I have read some books about King David. Some of them treat him as an elusive historical figure. Some treat him more as a literary invention. This has caused me to focus on the question of where the composers of the Hebrew Bible got their information. Did they have oral and written sources? Did they freely create the narrative because they had no real information? Or, as some imply, did God supernaturally reveal the historical information to them?
Nadav Na’aman has done us the service of making a stimulating article about this available online here: Sources and Composition in the History of David, in V. Fritz and P.R. Davies (eds.), The Origins of the Ancient Israelite States (JSOTSup. 228), Sheffield 1996, pp. 170-186.
He deals with what Egyptian and Babylonian palace libraries were like and what a possible palace library in Jerusalem might have contained. He says that such libraries contained a variety of material, from administrative records to epic narratives, and were used in the training of royal scribes (David Carr, whose detailed study, Writing on the Tablet of the Heart, I read and posted about last year documented this). Na’amen argues that such a library was available to the Deuteronomistic historian.
He has two points that resonate strongly with my own thinking.
With regard to the account of the Shishak/Shoshenq’s campaign in 1 Kings 14:25-28, he notes that it is mostly about the golden shields and Rehoboam’s replacing them with copper ones. What kind of source is behind this account? Na’aman says it must have been a court record that said that “in the fifth year of Rehoboam golden shields were delivered to Shishak, king of Egypt.” The later historian reasonably thought this meant that Shishak had attacked Jerusalem and that Rehoboam bought him off with the treasures of the palace and the temple.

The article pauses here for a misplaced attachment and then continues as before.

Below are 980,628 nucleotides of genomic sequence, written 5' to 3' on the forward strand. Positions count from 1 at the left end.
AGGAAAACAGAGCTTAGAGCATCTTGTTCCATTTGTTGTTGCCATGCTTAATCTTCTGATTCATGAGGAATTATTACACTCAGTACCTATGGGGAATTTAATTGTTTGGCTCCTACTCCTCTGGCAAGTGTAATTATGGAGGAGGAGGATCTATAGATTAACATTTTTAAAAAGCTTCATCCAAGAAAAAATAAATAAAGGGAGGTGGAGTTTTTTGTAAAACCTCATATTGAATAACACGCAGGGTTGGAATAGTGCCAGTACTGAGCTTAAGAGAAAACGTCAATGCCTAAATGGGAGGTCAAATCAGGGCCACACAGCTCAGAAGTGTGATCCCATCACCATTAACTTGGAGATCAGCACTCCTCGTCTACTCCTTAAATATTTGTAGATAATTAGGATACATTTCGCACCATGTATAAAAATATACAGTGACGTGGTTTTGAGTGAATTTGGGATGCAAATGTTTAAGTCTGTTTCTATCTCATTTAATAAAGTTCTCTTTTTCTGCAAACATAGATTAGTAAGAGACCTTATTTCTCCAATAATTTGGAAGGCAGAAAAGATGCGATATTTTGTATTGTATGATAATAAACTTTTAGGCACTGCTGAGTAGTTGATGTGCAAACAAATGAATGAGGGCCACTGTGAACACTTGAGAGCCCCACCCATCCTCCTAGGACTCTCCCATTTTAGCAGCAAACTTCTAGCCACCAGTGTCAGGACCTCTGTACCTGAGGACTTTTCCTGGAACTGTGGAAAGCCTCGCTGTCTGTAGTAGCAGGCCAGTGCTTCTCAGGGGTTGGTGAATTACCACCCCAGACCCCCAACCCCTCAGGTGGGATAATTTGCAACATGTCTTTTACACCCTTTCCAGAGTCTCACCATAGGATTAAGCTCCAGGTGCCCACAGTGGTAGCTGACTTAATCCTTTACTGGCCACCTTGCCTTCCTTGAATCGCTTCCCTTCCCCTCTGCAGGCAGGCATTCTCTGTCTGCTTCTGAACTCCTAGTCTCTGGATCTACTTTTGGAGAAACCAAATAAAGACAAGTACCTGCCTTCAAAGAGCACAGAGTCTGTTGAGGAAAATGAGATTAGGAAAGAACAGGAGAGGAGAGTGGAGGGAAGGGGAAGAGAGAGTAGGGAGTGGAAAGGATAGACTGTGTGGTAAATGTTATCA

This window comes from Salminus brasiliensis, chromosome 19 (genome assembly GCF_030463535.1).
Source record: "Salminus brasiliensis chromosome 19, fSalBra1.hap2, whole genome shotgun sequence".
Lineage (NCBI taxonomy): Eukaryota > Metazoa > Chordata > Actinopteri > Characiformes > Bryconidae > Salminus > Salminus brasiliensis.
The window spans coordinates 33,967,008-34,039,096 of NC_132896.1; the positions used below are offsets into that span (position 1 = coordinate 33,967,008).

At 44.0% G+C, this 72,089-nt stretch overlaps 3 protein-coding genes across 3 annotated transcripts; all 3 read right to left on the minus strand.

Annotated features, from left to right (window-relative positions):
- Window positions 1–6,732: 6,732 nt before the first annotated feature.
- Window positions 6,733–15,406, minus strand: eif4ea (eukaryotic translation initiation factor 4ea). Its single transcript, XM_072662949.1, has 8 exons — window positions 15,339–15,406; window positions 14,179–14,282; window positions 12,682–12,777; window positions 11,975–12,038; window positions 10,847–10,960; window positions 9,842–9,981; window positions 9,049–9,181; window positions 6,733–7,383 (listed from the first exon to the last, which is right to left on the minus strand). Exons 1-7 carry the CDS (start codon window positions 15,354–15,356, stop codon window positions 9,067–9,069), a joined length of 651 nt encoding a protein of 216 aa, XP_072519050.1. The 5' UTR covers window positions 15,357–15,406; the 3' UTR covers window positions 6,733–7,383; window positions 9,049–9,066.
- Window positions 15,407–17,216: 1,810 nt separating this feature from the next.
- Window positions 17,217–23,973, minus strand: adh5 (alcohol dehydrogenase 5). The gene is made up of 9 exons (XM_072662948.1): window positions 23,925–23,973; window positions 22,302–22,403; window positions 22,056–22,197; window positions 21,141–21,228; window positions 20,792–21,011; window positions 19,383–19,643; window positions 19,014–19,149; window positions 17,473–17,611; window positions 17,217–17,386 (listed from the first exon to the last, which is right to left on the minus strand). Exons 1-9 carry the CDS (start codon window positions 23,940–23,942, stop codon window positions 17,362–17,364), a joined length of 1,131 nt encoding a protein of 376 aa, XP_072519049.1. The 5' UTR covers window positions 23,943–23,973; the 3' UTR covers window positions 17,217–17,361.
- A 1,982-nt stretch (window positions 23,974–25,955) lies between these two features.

The point is that the ancient historians had incomplete information, but tried to fit what they had into their narrative. Modern historians who are able to compare Egyptian records with the Bible have better information. So we might question the assumption that Shishak’s attack came 5 years after Solomon’s death. And we might imagine other scenarios for the transfer of the shields. But we would not think the historian just invented his data.
The other point has to do with Philistine Gath. Later sources, including the biblical prophets, speak of four–not five– Philistine city states. Gath is the one they leave out. 2 Kings 12:17 records the conquest of Gath by Hazael of Aram. Thus Gath is not mentioned in later sources because it no longer existed as a power.
“The biblical scribe who described Gath as an independent kingdom governed by it own seren must have recalled the city’s status prior to the time of Hazael. He must therefore have lived long before the time of the Deuteronomistic historian. The source available for the historian is again the chronicle of the early Israelite kings whose author lived in the eighth century BCE, not long after the time of Hazael.”
This would fit in with my theory in a recent post that the story of David’s reign was composed in the court of Joash after the overthrow of Athaliah. The time is a match for my theory. Hazael attacked Gath during Joash’s reign. Not that Na’amen would agree with this. He seems to think the Deuteronomic historian composed the narrative based on a royal chronicle from the library which would have been more matter-of-fact and less literary.
The more important point is that there had to have been a source and not just creative invention centuries after the fact.